Written by Windy Chou MS, OTR/L
Many of the thoughts that race through parents’ heads when choosing a preschool involve wondering what kind of discipline system they have, what teaching philosophy the school provides academically or socially, what are the facilities like, how accommodating or communicative will the staff be about their children’s progress, and at times even the type of food served or educational level of the teaching staff… the list goes on. Usually the questions are about choosing the right school that fits their child and their family. However, the tables are turned when enrollment season begins for public school kindergarten or first grade, as children are expected to go to their “home” school based on their residing neighborhood, and attend a certain grade based on when their child is born. A child is expected to fit into a pre-set school environment and parents then ask “will my child be ready for school?” Most parents believe their children to be automatically ready for school by the time they reach the age of enrollment, and they are usually correct. Or if a child struggles with transitioning into school, they expect teachers to be the ones who will help them get their children ready for school. There is also an unspoken assumption by most school staff and teachers, that a child has attended some sort of structured or organized group that will make the transition into school easier. The ease and success of the transition to school is what is known as “school readiness.”
WHAT IS SCHOOL READINESS?
School readiness doesn’t just involve knowing your name, body parts, ABCs, or 123s but involve also the following:
Often a child who has never attended any sort of organized group activity, or spent considerable amount of time with peers or other adult authority figures, may require more assistance during the transition period or the first few weeks of school. They may require explicit teaching by parents or teachers on the non-academic skills listed above to get them ready for school. However, if a child continues to have difficulties even after preschool, or parents anticipate difficulties in the areas above, there are activities that can be done at home to promote school readiness.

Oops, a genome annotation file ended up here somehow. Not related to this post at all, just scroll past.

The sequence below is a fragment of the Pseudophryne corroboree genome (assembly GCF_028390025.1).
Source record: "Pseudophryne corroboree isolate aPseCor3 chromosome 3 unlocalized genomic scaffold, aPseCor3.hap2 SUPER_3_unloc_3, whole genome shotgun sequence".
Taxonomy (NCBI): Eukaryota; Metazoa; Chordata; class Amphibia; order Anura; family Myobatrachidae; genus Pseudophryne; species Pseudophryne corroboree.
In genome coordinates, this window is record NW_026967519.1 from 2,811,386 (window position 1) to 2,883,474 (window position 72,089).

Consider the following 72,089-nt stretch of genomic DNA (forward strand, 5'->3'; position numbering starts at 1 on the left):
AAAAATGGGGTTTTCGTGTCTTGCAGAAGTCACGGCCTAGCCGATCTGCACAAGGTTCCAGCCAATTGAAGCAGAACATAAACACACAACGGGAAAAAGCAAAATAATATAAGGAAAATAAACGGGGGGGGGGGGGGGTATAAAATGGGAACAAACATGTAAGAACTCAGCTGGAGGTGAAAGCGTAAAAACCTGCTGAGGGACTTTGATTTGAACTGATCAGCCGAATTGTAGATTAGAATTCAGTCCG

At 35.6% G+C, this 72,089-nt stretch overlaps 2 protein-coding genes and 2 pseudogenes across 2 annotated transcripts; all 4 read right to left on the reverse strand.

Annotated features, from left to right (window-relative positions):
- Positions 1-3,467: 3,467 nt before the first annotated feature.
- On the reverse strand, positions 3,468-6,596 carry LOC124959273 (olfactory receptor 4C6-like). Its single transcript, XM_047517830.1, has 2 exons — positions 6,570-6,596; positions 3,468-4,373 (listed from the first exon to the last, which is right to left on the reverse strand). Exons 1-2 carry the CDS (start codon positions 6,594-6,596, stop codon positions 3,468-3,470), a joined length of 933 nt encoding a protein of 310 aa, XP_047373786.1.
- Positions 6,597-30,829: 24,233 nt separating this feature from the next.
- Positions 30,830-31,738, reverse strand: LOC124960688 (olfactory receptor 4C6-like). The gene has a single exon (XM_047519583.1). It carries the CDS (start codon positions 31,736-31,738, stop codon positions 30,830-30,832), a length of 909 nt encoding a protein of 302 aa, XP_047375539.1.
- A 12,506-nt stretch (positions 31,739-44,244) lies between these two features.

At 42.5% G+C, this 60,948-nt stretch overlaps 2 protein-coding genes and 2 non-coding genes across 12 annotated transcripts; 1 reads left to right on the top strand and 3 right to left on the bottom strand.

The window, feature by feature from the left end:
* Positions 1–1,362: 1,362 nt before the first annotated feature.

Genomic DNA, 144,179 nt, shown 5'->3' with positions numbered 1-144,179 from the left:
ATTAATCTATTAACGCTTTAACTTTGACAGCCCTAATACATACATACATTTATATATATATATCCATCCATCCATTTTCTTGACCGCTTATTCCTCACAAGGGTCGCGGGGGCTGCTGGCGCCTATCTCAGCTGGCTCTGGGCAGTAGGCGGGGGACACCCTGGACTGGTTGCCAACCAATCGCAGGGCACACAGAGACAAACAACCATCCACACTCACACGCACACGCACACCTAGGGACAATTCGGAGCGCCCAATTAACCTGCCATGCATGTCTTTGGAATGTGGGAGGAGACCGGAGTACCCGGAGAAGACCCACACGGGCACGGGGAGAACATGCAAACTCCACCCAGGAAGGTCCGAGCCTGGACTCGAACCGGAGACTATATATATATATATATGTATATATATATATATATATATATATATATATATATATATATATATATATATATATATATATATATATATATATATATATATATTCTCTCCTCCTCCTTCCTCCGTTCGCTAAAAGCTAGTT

The following web article authored by therapists includes ways to identify potential concerns that may impact school transition, as well as ideas for use in the home: https://childdevelopment.com.au/areas-of-concern/school-readiness/. At Almaden Valley Children's Therapy Center, we are enrolling children in a weekly OT school readiness group that can help if you believe your child needs facilitation in school readiness. More information on the group can be found here: http://www.almadenvalleychildrenstherapycenter.com/groups.html.
I have been an admirer of the work being done at Animal Assisted Happiness for a long time. As often as I can, I champion the work that they do by promoting them to organizations I belong to that give out grants or by simply adding them to my Amazon smile account so that they can receive small contributions for every dollar I spend through Amazon. I have also had the opportunity to directly see the work that they do impact the lives of children. AAH brought their animal to a school that I once worked at and the joy that it brought to both the students and the staff was palpable. I was so happy to connect with Christine, the AAH operations manager, who attended our recent grand re-opening celebration. With her help, we were able to schedule 2 visits at our clinic.
We had our first visit last week, on March 28th. They brought three bunnies, a ginny pig, and a CHICKEN! It was such a joy to hold them, pet them, and interact with everyone who also came to meet the animals. I certainly enjoyed having them for a visit and felt calmer and happier after they left. Their mission is to provide a million smiles. They can definitely add me to their smile count because I was certainly smiling afterwards!